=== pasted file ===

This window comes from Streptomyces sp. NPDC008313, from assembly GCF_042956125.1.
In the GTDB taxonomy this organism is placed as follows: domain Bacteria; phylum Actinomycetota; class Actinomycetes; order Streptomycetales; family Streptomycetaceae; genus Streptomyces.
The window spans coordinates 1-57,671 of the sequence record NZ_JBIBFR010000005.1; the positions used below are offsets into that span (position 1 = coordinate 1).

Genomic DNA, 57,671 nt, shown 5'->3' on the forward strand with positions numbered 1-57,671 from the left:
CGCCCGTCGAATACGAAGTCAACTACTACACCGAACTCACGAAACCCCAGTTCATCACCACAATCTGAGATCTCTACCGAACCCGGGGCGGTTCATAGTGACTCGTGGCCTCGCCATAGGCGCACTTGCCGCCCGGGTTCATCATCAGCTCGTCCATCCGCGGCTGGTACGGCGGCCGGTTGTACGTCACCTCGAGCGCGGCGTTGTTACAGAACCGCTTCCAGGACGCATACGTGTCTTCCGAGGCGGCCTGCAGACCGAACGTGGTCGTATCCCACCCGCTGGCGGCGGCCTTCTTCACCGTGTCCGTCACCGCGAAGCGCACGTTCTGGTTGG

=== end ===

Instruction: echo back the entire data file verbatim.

This window comes from Streptomyces sp. NPDC008313, from assembly GCF_042956125.1.
In the GTDB taxonomy this organism is placed as follows: domain Bacteria; phylum Actinomycetota; class Actinomycetes; order Streptomycetales; family Streptomycetaceae; genus Streptomyces.
The window spans coordinates 1-57,671 of the sequence record NZ_JBIBFR010000005.1; the positions used below are offsets into that span (position 1 = coordinate 1).

Genomic DNA, 57,671 nt, shown 5'->3' on the forward strand with positions numbered 1-57,671 from the left:
CGCCCGTCGAATACGAAGTCAACTACTACACCGAACTCACGAAACCCCAGTTCATCACCACAATCTGAGATCTCTACCGAACCCGGGGCGGTTCATAGTGACTCGTGGCCTCGCCATAGGCGCACTTGCCGCCCGGGTTCATCATCAGCTCGTCCATCCGCGGCTGGTACGGCGGCCGGTTGTACGTCACCTCGAGCGCGGCGTTGTTACAGAACCGCTTCCAGGACGCATACGTGTCTTCCGAGGCGGCCTGCAGACCGAACGTGGTCGTATCCCACCCGCTGGCGGCGGCCTTCTTCACCGTGTCCGTCACCGCGAAGCGCACGTTCTGGTTGG